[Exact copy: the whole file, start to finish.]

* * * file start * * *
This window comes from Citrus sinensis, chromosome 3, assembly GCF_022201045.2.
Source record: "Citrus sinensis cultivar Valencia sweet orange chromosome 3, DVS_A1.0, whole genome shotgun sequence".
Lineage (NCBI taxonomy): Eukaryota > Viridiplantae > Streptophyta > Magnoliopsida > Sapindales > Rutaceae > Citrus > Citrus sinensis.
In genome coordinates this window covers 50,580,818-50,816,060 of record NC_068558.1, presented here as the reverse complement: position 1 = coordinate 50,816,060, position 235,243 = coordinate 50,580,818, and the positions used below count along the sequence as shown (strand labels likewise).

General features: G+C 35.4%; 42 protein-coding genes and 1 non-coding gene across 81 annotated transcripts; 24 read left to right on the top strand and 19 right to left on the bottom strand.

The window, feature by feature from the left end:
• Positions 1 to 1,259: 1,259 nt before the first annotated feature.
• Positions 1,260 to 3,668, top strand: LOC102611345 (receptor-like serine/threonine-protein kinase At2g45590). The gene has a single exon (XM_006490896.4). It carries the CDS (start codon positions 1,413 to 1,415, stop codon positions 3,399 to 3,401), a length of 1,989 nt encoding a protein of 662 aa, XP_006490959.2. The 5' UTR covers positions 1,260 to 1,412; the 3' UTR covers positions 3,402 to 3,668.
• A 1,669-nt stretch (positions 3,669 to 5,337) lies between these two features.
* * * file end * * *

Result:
This window comes from Citrus sinensis, chromosome 3, assembly GCF_022201045.2.
Source record: "Citrus sinensis cultivar Valencia sweet orange chromosome 3, DVS_A1.0, whole genome shotgun sequence".
Lineage (NCBI taxonomy): Eukaryota > Viridiplantae > Streptophyta > Magnoliopsida > Sapindales > Rutaceae > Citrus > Citrus sinensis.
In genome coordinates this window covers 50,580,818-50,816,060 of record NC_068558.1, presented here as the reverse complement: position 1 = coordinate 50,816,060, position 235,243 = coordinate 50,580,818, and the positions used below count along the sequence as shown (strand labels likewise).

General features: G+C 35.4%; 42 protein-coding genes and 1 non-coding gene across 81 annotated transcripts; 24 read left to right on the top strand and 19 right to left on the bottom strand.

The window, feature by feature from the left end:
• Positions 1 to 1,259: 1,259 nt before the first annotated feature.
• Positions 1,260 to 3,668, top strand: LOC102611345 (receptor-like serine/threonine-protein kinase At2g45590). The gene has a single exon (XM_006490896.4). It carries the CDS (start codon positions 1,413 to 1,415, stop codon positions 3,399 to 3,401), a length of 1,989 nt encoding a protein of 662 aa, XP_006490959.2. The 5' UTR covers positions 1,260 to 1,412; the 3' UTR covers positions 3,402 to 3,668.
• A 1,669-nt stretch (positions 3,669 to 5,337) lies between these two features.